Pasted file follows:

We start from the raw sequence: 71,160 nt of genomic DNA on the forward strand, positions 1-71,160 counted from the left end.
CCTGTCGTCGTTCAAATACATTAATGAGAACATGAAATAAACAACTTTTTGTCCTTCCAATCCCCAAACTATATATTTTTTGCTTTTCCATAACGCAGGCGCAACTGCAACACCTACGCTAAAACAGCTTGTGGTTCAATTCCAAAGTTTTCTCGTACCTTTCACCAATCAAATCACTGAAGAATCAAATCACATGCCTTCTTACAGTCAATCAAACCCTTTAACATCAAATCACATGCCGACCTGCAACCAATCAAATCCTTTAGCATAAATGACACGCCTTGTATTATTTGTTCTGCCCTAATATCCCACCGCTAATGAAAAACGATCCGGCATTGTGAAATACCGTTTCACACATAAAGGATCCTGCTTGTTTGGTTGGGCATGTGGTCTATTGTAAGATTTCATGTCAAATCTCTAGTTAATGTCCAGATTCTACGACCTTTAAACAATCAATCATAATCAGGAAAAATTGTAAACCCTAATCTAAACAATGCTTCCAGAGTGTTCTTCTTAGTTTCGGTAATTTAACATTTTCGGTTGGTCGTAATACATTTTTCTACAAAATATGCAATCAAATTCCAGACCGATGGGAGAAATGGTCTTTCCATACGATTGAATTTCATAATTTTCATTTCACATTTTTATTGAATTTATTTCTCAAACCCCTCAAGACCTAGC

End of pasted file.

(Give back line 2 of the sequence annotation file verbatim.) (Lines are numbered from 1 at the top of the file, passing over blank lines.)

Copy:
CCTGTCGTCGTTCAAATACATTAATGAGAACATGAAATAAACAACTTTTTGTCCTTCCAATCCCCAAACTATATATTTTTTGCTTTTCCATAACGCAGGCGCAACTGCAACACCTACGCTAAAACAGCTTGTGGTTCAATTCCAAAGTTTTCTCGTACCTTTCACCAATCAAATCACTGAAGAATCAAATCACATGCCTTCTTACAGTCAATCAAACCCTTTAACATCAAATCACATGCCGACCTGCAACCAATCAAATCCTTTAGCATAAATGACACGCCTTGTATTATTTGTTCTGCCCTAATATCCCACCGCTAATGAAAAACGATCCGGCATTGTGAAATACCGTTTCACACATAAAGGATCCTGCTTGTTTGGTTGGGCATGTGGTCTATTGTAAGATTTCATGTCAAATCTCTAGTTAATGTCCAGATTCTACGACCTTTAAACAATCAATCATAATCAGGAAAAATTGTAAACCCTAATCTAAACAATGCTTCCAGAGTGTTCTTCTTAGTTTCGGTAATTTAACATTTTCGGTTGGTCGTAATACATTTTTCTACAAAATATGCAATCAAATTCCAGACCGATGGGAGAAATGGTCTTTCCATACGATTGAATTTCATAATTTTCATTTCACATTTTTATTGAATTTATTTCTCAAACCCCTCAAGACCTAGC